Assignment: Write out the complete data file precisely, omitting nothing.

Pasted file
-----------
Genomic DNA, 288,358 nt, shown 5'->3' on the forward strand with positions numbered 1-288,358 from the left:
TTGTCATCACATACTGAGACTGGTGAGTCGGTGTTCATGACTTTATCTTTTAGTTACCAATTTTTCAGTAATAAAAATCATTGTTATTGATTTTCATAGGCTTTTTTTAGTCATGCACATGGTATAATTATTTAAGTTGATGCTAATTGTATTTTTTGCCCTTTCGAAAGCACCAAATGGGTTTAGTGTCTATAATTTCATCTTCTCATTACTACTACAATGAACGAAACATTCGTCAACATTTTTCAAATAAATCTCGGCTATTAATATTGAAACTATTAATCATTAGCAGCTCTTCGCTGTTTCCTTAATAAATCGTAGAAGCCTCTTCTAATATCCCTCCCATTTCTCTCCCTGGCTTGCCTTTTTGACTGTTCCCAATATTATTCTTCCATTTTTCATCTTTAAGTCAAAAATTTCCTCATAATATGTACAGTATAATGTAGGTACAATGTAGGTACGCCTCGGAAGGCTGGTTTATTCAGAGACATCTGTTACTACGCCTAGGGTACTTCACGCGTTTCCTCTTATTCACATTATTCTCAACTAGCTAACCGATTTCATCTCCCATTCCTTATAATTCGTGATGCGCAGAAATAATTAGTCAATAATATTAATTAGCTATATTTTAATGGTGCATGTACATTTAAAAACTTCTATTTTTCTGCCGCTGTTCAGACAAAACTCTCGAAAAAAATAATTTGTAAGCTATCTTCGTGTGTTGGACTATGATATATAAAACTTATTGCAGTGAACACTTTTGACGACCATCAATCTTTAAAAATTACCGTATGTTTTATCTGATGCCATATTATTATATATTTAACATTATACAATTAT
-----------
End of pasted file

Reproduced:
Genomic DNA, 288,358 nt, shown 5'->3' on the forward strand with positions numbered 1-288,358 from the left:
TTGTCATCACATACTGAGACTGGTGAGTCGGTGTTCATGACTTTATCTTTTAGTTACCAATTTTTCAGTAATAAAAATCATTGTTATTGATTTTCATAGGCTTTTTTTAGTCATGCACATGGTATAATTATTTAAGTTGATGCTAATTGTATTTTTTGCCCTTTCGAAAGCACCAAATGGGTTTAGTGTCTATAATTTCATCTTCTCATTACTACTACAATGAACGAAACATTCGTCAACATTTTTCAAATAAATCTCGGCTATTAATATTGAAACTATTAATCATTAGCAGCTCTTCGCTGTTTCCTTAATAAATCGTAGAAGCCTCTTCTAATATCCCTCCCATTTCTCTCCCTGGCTTGCCTTTTTGACTGTTCCCAATATTATTCTTCCATTTTTCATCTTTAAGTCAAAAATTTCCTCATAATATGTACAGTATAATGTAGGTACAATGTAGGTACGCCTCGGAAGGCTGGTTTATTCAGAGACATCTGTTACTACGCCTAGGGTACTTCACGCGTTTCCTCTTATTCACATTATTCTCAACTAGCTAACCGATTTCATCTCCCATTCCTTATAATTCGTGATGCGCAGAAATAATTAGTCAATAATATTAATTAGCTATATTTTAATGGTGCATGTACATTTAAAAACTTCTATTTTTCTGCCGCTGTTCAGACAAAACTCTCGAAAAAAATAATTTGTAAGCTATCTTCGTGTGTTGGACTATGATATATAAAACTTATTGCAGTGAACACTTTTGACGACCATCAATCTTTAAAAATTACCGTATGTTTTATCTGATGCCATATTATTATATATTTAACATTATACAATTAT